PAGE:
What we’re reading: Day of mourning

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We’re back and we’re reading – everything from “CBS News” to “Fox News.” We’re trying to help you keep up with the rapid pace of politics and everyday news. Today, we’ve got Sri Lanka Easter bombings, a second deadly earthquake in the Philippines, and a Texas couple sentenced to prison after forcing a girl to work for them.

Sri Lanka death toll rises after Easter attacks

Sri Lanka held its first mass funeral amid a day of mourning for the victims of Sunday’s bomb attacks.

The death toll from the attacks on churches and hotels has risen to 321 with about 500 wounded, police said.

A state of emergency is in effect to prevent further attacks, according to BBC News.

The country’s prime minister, Ranil Wickremesinghe, said the government believed there “may be links” to the Islamic State group.

Police have detained 40 suspects in connection with the attack.

Earthquake hits Philippines second day in a row

A powerful earthquake hit the central Philippines Tuesday, one day after a 6.1 magnitude earthquake hit the country’s north and killed 11 people.

According to CBS News, the U.S. Geological Survey put the magnitude of Tuesday’s quake at 6.4, while the local seismology agency said it was a 6.5.

Rescuers worked overnight to recover bodies in the rubble of a supermarket that crashed down in Monday’s quake, which damaged other buildings and an airport in the northern Philippines.

The bodies of four victims were pulled from Chuzon Supermarket and three other villagers died due to collapsed house walls, said Mayor Condralito dela Cruz of Porac town in Pampanga province, north of Manila.

More than 400 aftershocks have been recorded, mostly unfelt.

Reuters reporters lose final appeal in Myanmar

Myanmar’s Supreme Court rejected the final appeal of two Reuters journalists and upheld seven-year prison sentences for their reporting on the military’s brutal crackdown on Rohingya Muslims on Tuesday.

The court did not given a reason for the decision. Wa Lone and Kyaw Soe Oo, who are being held in a prison in Yangon, were not present for the ruling, but their wives were.

Wa Lone and Kyaw Soe Oo were arrested in December 2017 and sentenced last September after being accused of illegally possessing official documents, according to FOX News.

They denied the allegation and contended they were framed by the police.

Their appeal in January to a lower court was rejected on the ground that the lawyers for Wa Lone, 32, and Kyaw Soe Oo, 28, failed to submit enough evidence to prove they were innocent.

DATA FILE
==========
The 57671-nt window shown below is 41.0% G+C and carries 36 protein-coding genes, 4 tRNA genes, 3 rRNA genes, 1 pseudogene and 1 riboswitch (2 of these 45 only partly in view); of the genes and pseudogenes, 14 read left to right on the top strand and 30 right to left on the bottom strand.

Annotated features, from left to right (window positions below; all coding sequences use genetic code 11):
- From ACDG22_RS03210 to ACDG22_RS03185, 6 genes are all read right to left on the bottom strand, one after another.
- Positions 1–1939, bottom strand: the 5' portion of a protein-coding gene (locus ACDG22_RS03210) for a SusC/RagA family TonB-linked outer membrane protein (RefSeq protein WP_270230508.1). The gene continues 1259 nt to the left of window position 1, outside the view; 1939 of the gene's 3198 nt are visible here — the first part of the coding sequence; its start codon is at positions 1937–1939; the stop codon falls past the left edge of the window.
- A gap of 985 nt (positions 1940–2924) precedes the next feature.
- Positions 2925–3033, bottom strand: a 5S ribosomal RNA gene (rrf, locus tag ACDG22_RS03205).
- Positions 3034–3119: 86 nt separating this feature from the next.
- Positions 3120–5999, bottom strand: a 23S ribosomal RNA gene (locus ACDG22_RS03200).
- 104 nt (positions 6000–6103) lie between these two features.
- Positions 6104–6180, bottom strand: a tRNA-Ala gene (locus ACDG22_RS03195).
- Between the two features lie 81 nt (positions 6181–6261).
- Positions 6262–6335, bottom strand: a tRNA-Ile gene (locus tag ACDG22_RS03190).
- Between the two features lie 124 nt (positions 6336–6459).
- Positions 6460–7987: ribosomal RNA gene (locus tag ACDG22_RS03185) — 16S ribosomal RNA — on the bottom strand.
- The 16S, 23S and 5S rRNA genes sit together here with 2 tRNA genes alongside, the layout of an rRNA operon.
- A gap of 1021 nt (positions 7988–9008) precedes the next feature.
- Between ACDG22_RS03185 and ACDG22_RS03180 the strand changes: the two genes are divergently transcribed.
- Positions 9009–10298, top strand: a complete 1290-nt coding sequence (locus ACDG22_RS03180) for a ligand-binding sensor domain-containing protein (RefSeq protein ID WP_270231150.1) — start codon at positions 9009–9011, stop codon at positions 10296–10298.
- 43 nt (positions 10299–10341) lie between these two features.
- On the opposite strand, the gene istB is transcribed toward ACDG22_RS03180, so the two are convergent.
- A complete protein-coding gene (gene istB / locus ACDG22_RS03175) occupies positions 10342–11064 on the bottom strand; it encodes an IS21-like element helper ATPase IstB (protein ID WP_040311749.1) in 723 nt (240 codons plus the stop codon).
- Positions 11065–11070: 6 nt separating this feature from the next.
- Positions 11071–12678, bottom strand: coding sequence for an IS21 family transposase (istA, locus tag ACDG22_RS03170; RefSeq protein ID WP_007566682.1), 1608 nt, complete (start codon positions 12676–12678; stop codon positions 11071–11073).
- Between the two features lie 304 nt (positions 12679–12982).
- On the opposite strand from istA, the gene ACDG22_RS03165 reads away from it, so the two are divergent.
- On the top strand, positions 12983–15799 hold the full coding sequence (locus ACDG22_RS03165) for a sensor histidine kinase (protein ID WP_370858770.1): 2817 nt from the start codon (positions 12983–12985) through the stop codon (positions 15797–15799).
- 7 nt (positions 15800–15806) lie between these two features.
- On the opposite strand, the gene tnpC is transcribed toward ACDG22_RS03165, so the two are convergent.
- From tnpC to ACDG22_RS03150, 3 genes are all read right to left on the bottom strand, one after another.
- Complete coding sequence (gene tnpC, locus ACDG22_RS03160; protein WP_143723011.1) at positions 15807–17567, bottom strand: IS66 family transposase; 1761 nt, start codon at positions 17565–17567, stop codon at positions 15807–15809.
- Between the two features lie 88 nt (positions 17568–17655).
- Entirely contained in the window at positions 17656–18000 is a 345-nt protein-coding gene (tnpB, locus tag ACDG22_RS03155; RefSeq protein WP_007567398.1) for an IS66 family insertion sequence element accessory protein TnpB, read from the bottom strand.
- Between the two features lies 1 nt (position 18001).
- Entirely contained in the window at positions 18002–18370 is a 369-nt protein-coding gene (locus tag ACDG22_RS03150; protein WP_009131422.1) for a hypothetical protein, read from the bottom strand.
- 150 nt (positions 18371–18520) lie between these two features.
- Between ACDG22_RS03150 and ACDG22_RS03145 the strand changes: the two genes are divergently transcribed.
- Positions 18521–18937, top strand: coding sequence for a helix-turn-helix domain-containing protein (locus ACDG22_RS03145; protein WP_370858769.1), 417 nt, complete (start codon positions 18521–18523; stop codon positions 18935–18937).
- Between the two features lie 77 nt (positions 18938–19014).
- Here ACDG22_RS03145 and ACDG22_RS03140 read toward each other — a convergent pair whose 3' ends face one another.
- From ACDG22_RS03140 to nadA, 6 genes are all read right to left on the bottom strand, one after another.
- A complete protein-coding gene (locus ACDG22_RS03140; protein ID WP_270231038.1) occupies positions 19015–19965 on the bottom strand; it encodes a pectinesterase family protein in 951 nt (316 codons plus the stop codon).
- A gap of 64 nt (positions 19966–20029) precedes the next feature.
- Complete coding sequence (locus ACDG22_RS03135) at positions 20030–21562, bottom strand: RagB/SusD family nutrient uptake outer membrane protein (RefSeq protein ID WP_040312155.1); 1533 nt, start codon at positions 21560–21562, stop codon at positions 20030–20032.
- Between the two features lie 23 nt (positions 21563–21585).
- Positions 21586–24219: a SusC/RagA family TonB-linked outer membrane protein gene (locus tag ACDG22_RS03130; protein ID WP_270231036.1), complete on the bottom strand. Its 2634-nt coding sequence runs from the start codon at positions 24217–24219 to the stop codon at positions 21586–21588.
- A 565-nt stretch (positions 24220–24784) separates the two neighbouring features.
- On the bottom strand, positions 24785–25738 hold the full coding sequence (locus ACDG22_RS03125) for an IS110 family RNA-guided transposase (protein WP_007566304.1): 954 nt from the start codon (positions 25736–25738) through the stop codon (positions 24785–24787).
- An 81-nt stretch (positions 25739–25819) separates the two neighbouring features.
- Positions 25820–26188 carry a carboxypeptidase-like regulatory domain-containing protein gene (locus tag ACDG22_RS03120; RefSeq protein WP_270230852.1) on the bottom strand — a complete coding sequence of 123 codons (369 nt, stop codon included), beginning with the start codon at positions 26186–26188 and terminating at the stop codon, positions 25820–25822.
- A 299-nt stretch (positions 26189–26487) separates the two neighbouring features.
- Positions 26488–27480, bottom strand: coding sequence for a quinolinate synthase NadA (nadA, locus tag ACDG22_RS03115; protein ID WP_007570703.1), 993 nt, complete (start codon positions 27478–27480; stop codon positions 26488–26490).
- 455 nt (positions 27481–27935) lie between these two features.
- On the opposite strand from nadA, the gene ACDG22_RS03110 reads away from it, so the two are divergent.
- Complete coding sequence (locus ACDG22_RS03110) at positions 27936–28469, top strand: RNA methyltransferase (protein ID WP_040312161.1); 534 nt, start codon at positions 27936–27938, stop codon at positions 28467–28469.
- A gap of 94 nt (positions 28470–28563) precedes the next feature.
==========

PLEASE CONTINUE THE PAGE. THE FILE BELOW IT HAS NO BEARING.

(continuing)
Khin Maung Zaw, a lawyer for the two, had said the latest appeal argued that lower court rulings involved errors in judicial procedure.

Texas couple sentenced after forcing girl to work in their home for 16 years

A West African girl was abused and neglected by a Texas couple for 16 years, according to CNN.

The girl was responsible for caring for the couple’s children, cooking, cleaning, and mowing the lawn.

Mohamed Toure, 58, and Denise Cros-Toure, 58, were convicted in January of forced labor, conspiracy to harbor an alien, and alien harboring.

They both are citizens of Guinea, where the young girl was taken from, and lawful permanent residents of the United States, but may lose their U.S. immigration status and be deported to Guinea, the Justice Department said.

The couple has now been sentenced to seven years each in prison and nearly $300,000 in restitution.

Trump to make first state visit to UK in June

President Donald Trump will make his first state visit to the United Kingdom in June, more than two years after an invitation was first extended, according to sources at the Buckingham Palace.

It will be the president’s second meeting with the queen after first meeting the British monarch last summer, where they sat for a private tea at Windsor Castle, according to CNN.

While in the UK, Trump will also hold a meeting with Prime Minister Theresa May, as well as a private audience with the Queen.

Other details of the trip will be announced later.

US expands probe into air bag failures to 12.3M vehicles

U.S. auto safety regulators have expanded an investigation into malfunctioning air bag controls to include 12.3 million vehicles because the bags may not inflate in a crash. The problem could be responsible for as many as eight deaths.

Vehicles made by Toyota, Honda, Kia, Hyundai, Mitsubishi, and Fiat Chrysler are included in the probe, according to The Associated Press.

Investigators will evaluate how susceptible the air bag control units are to electrical signals as well as other factors that could stop air bags from inflating.

That’s all we have for today. Check back tomorrow for more.